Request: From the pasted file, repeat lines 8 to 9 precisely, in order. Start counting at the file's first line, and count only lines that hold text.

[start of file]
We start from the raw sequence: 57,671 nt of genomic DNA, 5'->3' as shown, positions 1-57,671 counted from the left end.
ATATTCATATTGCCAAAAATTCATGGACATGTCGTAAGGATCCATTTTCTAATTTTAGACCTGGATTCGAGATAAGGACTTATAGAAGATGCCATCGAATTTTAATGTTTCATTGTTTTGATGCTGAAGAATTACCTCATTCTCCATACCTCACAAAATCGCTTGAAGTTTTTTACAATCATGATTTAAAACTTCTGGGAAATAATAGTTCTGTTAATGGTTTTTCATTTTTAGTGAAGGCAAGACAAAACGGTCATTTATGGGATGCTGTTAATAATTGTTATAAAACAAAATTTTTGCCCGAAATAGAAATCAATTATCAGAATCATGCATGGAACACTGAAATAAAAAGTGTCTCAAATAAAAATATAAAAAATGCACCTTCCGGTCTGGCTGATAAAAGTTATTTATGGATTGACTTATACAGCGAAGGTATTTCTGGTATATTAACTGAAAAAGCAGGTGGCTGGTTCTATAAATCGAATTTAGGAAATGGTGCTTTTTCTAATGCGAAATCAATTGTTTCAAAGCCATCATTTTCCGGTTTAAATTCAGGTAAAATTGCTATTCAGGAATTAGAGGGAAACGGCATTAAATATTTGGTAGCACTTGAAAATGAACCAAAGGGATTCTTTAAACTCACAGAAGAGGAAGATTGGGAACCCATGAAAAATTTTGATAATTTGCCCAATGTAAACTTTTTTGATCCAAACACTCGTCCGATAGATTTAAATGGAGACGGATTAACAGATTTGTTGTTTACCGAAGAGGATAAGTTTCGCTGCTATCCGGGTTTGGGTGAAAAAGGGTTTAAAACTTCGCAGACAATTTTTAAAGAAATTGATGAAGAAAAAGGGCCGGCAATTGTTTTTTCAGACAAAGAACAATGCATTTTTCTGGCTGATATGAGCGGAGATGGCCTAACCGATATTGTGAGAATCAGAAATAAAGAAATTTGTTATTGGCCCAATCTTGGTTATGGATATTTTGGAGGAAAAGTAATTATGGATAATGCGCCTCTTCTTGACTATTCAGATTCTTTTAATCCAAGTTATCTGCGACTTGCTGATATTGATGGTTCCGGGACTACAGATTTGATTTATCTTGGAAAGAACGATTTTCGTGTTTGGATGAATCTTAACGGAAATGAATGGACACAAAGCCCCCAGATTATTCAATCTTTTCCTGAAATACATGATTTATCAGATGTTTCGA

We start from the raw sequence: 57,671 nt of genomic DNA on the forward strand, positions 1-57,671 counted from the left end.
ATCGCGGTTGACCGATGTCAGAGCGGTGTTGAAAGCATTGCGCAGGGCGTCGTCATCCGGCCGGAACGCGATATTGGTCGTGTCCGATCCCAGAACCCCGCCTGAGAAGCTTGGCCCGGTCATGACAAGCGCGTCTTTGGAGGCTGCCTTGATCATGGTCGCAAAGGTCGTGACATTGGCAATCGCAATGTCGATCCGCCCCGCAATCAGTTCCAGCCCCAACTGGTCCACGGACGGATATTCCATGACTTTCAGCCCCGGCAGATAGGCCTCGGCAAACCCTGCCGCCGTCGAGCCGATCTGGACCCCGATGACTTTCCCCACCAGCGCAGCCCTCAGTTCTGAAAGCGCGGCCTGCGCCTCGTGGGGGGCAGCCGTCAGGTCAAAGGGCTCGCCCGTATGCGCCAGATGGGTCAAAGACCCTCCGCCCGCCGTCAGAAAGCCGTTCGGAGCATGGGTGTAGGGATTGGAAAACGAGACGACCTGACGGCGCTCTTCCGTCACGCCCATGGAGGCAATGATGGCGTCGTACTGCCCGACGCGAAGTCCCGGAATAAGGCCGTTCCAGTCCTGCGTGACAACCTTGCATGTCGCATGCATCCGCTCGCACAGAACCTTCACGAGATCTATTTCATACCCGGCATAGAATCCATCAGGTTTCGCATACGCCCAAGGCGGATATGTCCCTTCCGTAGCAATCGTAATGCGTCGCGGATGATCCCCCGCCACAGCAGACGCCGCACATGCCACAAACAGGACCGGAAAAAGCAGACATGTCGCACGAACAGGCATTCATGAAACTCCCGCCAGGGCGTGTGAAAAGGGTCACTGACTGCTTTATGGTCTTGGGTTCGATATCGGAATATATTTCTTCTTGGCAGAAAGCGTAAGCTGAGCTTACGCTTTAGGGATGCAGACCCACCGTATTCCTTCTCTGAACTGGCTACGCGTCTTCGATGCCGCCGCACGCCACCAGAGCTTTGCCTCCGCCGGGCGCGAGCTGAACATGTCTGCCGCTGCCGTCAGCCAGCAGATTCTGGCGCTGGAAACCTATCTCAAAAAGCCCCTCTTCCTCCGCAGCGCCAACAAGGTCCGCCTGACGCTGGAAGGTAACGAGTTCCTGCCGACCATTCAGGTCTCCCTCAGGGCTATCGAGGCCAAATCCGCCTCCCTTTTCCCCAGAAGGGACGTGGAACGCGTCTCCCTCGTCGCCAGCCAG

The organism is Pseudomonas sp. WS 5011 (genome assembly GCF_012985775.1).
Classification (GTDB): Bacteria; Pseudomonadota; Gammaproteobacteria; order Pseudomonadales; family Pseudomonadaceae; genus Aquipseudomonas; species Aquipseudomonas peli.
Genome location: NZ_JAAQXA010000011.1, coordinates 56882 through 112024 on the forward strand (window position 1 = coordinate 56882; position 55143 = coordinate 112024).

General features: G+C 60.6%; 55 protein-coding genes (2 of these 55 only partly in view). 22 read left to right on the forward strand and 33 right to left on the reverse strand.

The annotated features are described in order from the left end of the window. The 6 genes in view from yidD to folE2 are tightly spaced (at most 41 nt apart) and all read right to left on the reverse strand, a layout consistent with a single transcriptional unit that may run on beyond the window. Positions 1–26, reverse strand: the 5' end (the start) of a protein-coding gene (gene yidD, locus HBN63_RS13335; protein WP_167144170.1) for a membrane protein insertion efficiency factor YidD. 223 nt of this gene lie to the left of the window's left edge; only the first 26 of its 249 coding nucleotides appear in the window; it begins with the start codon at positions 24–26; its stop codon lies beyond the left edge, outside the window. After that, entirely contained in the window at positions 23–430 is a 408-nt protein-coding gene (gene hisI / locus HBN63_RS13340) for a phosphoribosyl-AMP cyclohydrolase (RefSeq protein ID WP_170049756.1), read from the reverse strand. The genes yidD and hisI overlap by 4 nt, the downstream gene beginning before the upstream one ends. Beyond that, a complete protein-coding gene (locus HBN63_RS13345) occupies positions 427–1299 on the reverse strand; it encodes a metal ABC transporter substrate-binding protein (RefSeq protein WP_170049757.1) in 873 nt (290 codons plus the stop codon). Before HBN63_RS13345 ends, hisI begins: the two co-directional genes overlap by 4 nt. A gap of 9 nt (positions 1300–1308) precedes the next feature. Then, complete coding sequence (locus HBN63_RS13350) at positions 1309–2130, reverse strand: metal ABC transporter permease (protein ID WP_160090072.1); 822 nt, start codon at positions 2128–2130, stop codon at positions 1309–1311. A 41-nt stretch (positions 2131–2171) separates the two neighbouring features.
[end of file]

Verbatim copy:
General features: G+C 60.6%; 55 protein-coding genes (2 of these 55 only partly in view). 22 read left to right on the forward strand and 33 right to left on the reverse strand.

The annotated features are described in order from the left end of the window. The 6 genes in view from yidD to folE2 are tightly spaced (at most 41 nt apart) and all read right to left on the reverse strand, a layout consistent with a single transcriptional unit that may run on beyond the window. Positions 1–26, reverse strand: the 5' end (the start) of a protein-coding gene (gene yidD, locus HBN63_RS13335; protein WP_167144170.1) for a membrane protein insertion efficiency factor YidD. 223 nt of this gene lie to the left of the window's left edge; only the first 26 of its 249 coding nucleotides appear in the window; it begins with the start codon at positions 24–26; its stop codon lies beyond the left edge, outside the window. After that, entirely contained in the window at positions 23–430 is a 408-nt protein-coding gene (gene hisI / locus HBN63_RS13340) for a phosphoribosyl-AMP cyclohydrolase (RefSeq protein ID WP_170049756.1), read from the reverse strand. The genes yidD and hisI overlap by 4 nt, the downstream gene beginning before the upstream one ends. Beyond that, a complete protein-coding gene (locus HBN63_RS13345) occupies positions 427–1299 on the reverse strand; it encodes a metal ABC transporter substrate-binding protein (RefSeq protein WP_170049757.1) in 873 nt (290 codons plus the stop codon). Before HBN63_RS13345 ends, hisI begins: the two co-directional genes overlap by 4 nt. A gap of 9 nt (positions 1300–1308) precedes the next feature. Then, complete coding sequence (locus HBN63_RS13350) at positions 1309–2130, reverse strand: metal ABC transporter permease (protein ID WP_160090072.1); 822 nt, start codon at positions 2128–2130, stop codon at positions 1309–1311. A 41-nt stretch (positions 2131–2171) separates the two neighbouring features.